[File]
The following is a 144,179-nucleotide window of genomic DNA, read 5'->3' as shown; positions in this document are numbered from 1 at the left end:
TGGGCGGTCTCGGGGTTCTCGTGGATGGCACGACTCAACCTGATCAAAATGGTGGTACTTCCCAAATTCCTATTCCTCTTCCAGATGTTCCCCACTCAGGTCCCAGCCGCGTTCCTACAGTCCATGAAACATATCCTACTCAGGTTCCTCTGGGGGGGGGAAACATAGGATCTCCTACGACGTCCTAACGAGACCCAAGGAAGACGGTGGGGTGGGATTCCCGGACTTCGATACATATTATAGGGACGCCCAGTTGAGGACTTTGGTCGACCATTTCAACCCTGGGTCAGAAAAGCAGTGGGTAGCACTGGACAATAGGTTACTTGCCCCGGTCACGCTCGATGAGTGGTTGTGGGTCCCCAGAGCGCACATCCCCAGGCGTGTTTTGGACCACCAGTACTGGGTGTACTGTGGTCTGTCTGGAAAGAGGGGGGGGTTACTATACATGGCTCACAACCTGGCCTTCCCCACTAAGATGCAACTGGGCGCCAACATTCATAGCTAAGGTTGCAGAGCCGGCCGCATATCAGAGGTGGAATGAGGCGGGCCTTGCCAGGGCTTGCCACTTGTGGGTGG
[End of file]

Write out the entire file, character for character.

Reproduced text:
The following is a 144,179-nucleotide window of genomic DNA, read 5'->3' as shown; positions in this document are numbered from 1 at the left end:
TGGGCGGTCTCGGGGTTCTCGTGGATGGCACGACTCAACCTGATCAAAATGGTGGTACTTCCCAAATTCCTATTCCTCTTCCAGATGTTCCCCACTCAGGTCCCAGCCGCGTTCCTACAGTCCATGAAACATATCCTACTCAGGTTCCTCTGGGGGGGGGAAACATAGGATCTCCTACGACGTCCTAACGAGACCCAAGGAAGACGGTGGGGTGGGATTCCCGGACTTCGATACATATTATAGGGACGCCCAGTTGAGGACTTTGGTCGACCATTTCAACCCTGGGTCAGAAAAGCAGTGGGTAGCACTGGACAATAGGTTACTTGCCCCGGTCACGCTCGATGAGTGGTTGTGGGTCCCCAGAGCGCACATCCCCAGGCGTGTTTTGGACCACCAGTACTGGGTGTACTGTGGTCTGTCTGGAAAGAGGGGGGGGTTACTATACATGGCTCACAACCTGGCCTTCCCCACTAAGATGCAACTGGGCGCCAACATTCATAGCTAAGGTTGCAGAGCCGGCCGCATATCAGAGGTGGAATGAGGCGGGCCTTGCCAGGGCTTGCCACTTGTGGGTGG